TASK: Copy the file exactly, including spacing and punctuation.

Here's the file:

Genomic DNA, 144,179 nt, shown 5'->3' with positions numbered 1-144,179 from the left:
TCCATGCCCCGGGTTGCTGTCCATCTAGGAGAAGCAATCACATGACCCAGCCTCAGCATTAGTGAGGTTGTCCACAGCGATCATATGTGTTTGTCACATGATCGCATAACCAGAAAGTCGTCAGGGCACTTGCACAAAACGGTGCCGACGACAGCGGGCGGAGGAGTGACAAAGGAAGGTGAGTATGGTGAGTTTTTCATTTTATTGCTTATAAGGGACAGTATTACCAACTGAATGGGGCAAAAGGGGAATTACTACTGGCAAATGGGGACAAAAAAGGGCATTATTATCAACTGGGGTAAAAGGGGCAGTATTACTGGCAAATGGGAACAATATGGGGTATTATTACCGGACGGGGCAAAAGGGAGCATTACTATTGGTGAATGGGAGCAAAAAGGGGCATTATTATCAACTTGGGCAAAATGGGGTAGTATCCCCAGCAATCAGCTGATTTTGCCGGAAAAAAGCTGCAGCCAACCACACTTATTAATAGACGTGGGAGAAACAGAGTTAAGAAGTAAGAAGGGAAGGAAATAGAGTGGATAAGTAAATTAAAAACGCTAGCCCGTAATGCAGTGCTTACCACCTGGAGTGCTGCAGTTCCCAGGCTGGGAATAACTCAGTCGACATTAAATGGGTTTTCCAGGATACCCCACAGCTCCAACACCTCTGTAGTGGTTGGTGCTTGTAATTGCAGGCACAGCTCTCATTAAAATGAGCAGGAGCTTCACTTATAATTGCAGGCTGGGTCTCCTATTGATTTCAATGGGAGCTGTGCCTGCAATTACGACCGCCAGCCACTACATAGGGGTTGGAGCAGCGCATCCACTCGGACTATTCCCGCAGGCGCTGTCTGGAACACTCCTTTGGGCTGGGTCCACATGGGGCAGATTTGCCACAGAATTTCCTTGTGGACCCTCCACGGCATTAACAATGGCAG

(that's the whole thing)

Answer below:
Genomic DNA, 144,179 nt, shown 5'->3' with positions numbered 1-144,179 from the left:
TCCATGCCCCGGGTTGCTGTCCATCTAGGAGAAGCAATCACATGACCCAGCCTCAGCATTAGTGAGGTTGTCCACAGCGATCATATGTGTTTGTCACATGATCGCATAACCAGAAAGTCGTCAGGGCACTTGCACAAAACGGTGCCGACGACAGCGGGCGGAGGAGTGACAAAGGAAGGTGAGTATGGTGAGTTTTTCATTTTATTGCTTATAAGGGACAGTATTACCAACTGAATGGGGCAAAAGGGGAATTACTACTGGCAAATGGGGACAAAAAAGGGCATTATTATCAACTGGGGTAAAAGGGGCAGTATTACTGGCAAATGGGAACAATATGGGGTATTATTACCGGACGGGGCAAAAGGGAGCATTACTATTGGTGAATGGGAGCAAAAAGGGGCATTATTATCAACTTGGGCAAAATGGGGTAGTATCCCCAGCAATCAGCTGATTTTGCCGGAAAAAAGCTGCAGCCAACCACACTTATTAATAGACGTGGGAGAAACAGAGTTAAGAAGTAAGAAGGGAAGGAAATAGAGTGGATAAGTAAATTAAAAACGCTAGCCCGTAATGCAGTGCTTACCACCTGGAGTGCTGCAGTTCCCAGGCTGGGAATAACTCAGTCGACATTAAATGGGTTTTCCAGGATACCCCACAGCTCCAACACCTCTGTAGTGGTTGGTGCTTGTAATTGCAGGCACAGCTCTCATTAAAATGAGCAGGAGCTTCACTTATAATTGCAGGCTGGGTCTCCTATTGATTTCAATGGGAGCTGTGCCTGCAATTACGACCGCCAGCCACTACATAGGGGTTGGAGCAGCGCATCCACTCGGACTATTCCCGCAGGCGCTGTCTGGAACACTCCTTTGGGCTGGGTCCACATGGGGCAGATTTGCCACAGAATTTCCTTGTGGACCCTCCACGGCATTAACAATGGCAG